I’ve made a Unity Web Player version of my Arcade Viewer for the Minnetron 10,000 Arcade Cabinet I’ve been building. My intent was that this would both show how the cabinet goes together (since I built it digitally in Blender first, why not use it?) and to allow others to try out paint job concepts.
To see the “game” click on the image. You may need to install the Unity Web Player, but it will be worth it! Or just download the Windows executable.
Construction continues as you can see in the image below. I’m almost done with all the major cutting and nailing. Just four more cuts on some plywood and I should be ready to sand and poly. I was about to finish the control panel but I decided to take a step back and think about how I can build it so I can get at the controls and wires without a lot of trouble.
I learned from my controller experiment is that my wiring connections needed to be checked and rechecked. Even though I was using the right connectors, I was fighting the contacts. I think I know what to do right this time, but my test controller was open on the bottom which facilitated working on the button and IPac2 connections. For this arcade, I want to make sure I can build and get at the buttons without too much trouble.
If you’ve been to the IGDA Twin Cities meetings, or have seen any of the videos (here and here) where I presented the idea of collaborative game developing, you know that the group is off and running. We’re moving forward with a Mr. Driller inspired climbing game of block destruction.
We’ve done a lot of development over the two months we’ve been at it. However, at the last meeting a number of bugs showed up during the live demo. Due to certain circumstances (my laptop fell to ground and quit working) I ran the game demo on a netbook. Although the game still played well, a number of bugs appeared more often than in my play testing, probably related to framerate and physics calculations.
As a game developer, something I’ve always wanted to do was program a Tetris clone. Why? Well, because although its simple, its also a good exercise in programming for a novice game programmer. Alas, its also one of those things I’ve never done (but always think about). Given the troubles we’re experiencing with the existing block falling code in the game, I decided it was time to take a crack at it.
I’m building my arcade cabinet in three parts: top, bottom and controls. These pictures show me putting the top and bottom together. It’s the right height and seems pretty stable.
I’m getting ready for the IGDA meeting. I’m presenting again, this time with props.
I presented at this month’s IGDA Twin Cities meeting. I want to find others with similar interests in Arcade machines and video games and see if we can start something. I would love to see a Winnitron in MN, and I’d love to make a game for it.
Anyway, check out my presentation. I was awesome like usual.
Arcade Games and Independent Games on the Winnitron.
I’ve made some interesting progress with my Arcade cabinet design. I’ve experimented with the idea of it being more modern that typical arcade cabinets, and emphasizing the smaller depth that I can get using newer and smaller hardware, such as a flat screen monitor. I built it in Blender to help me visualize it, as well as think about how to put it together.
I took it a step further and built an approximate 1/3 scale model using foam board. I measured the thickness of the board and assumed it would be equivalent to 1/2 inch thick MDF and scaled from there. It stands 27 inches tall, where the real design is 6 feet tall. The “monitor” in this case is just black and blue construction paper the scale size of a 24 inch monitor.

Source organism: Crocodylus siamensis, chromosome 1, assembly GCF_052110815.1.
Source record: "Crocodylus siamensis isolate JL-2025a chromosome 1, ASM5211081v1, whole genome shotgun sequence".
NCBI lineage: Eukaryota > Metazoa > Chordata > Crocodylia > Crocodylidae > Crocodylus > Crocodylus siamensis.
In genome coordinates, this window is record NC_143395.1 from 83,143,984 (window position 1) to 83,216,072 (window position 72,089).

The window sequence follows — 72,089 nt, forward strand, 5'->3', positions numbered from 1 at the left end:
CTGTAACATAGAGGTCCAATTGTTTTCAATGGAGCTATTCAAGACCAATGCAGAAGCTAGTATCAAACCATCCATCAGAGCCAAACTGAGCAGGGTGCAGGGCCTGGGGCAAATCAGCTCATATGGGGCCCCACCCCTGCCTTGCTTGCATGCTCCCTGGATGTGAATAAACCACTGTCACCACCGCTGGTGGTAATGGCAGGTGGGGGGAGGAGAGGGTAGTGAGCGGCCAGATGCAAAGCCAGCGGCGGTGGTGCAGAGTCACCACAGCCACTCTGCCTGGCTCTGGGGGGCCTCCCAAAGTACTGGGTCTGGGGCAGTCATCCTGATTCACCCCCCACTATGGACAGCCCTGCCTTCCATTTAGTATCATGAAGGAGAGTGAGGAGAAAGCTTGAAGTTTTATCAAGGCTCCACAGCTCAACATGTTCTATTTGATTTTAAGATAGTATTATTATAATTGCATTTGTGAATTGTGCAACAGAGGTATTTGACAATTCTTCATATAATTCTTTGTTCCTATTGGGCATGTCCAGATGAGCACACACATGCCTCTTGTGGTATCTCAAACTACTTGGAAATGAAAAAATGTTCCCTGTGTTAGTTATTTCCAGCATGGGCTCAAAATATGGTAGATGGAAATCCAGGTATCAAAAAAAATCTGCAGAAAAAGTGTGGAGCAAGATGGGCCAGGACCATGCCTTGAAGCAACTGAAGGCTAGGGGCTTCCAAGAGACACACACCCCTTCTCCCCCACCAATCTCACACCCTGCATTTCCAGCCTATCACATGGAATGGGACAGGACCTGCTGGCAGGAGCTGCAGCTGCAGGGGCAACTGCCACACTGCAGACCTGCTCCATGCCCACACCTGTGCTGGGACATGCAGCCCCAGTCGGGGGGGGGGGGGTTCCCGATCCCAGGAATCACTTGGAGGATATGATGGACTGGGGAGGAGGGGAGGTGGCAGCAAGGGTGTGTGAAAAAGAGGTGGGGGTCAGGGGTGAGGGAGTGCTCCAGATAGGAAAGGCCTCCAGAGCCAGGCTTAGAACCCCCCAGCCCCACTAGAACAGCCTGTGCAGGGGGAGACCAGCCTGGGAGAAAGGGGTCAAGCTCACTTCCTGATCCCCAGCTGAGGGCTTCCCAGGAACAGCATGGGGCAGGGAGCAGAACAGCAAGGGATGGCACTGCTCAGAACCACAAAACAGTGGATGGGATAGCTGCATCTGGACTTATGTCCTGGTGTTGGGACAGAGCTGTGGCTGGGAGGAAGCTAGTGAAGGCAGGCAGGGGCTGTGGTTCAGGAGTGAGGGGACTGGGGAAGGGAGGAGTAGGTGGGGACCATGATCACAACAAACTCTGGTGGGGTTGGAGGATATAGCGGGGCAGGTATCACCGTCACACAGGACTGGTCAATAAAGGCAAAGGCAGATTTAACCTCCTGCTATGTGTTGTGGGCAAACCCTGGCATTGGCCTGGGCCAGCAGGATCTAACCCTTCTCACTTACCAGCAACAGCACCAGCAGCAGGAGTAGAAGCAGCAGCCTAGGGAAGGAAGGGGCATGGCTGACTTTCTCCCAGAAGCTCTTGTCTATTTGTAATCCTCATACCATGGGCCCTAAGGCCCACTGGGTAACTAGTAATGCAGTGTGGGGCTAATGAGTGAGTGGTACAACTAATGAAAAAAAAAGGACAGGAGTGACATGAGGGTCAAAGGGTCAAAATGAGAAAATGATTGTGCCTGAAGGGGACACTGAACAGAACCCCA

|2 Player Controller|
I finished my test game controller some time ago. My intent was to build it both for function, as well as to see how the construction would go. The general construction was fine, using MDF and shelving boards, however the painting was a learning experience. I wanted it to be super smooth and glossy, so I spent a lot, I mean a lot of time sanding.
|Stick and button configuration.|
I started using a semi-glossy latex wall paint which went on well, but left a lot of texture. It was also sticky, even after drying for weeks, such that if you rest your hands on the paint you had to peel them off. I painted about 7 coats of the latex paint, each with a thorough sanding after drying. The tackiness wasn’t right so I sanded again with a real rough grain and switched to an enamel gloss paint. It turned out great!
The controls are pretty simple using the I-PAC 2 from Ultimarc. It works great, acting like a keyboard plugged into the computer.
I’ve finally built and arcade controller. It was pretty easy, though I changed my mind about using a KE72 and decided to use I-PAC 2 from Ultimarc instead. It was brilliantly simple to assemble and has been a lot of fun. I’ve also toyed with Hyperspin as a front end, but without many games and content, Hyperspin is a chore to find games that work. However, it does come with a lot of documentation and helper programs to organize lists and everything, so I’m going to go forward with it.
No I don’t mean Geometry Wars 2, though I did beat a friend on the first game mode after like 5 hours trying, so I’m pretty pumped about that. I mean a legitimate evolution of the arcade machine. My friend sent me a link to an artist who took inspiration from the old 1971 Computer Space arcade cabinet (an ugly thing IMO) and made it into a modern version. It’s really quite cool looking, which means I’m going to have to modify my arcade design to match it.
Since March I’ve been saving my dollars and cutting costs where I can. I’ve quit eating at the cafeteria at work due to its outrageous pricing, and I’m hording my money earned from freelance and ads on my website (thank you top 50 and top 80 text tutorials). I’ve almost raised $300!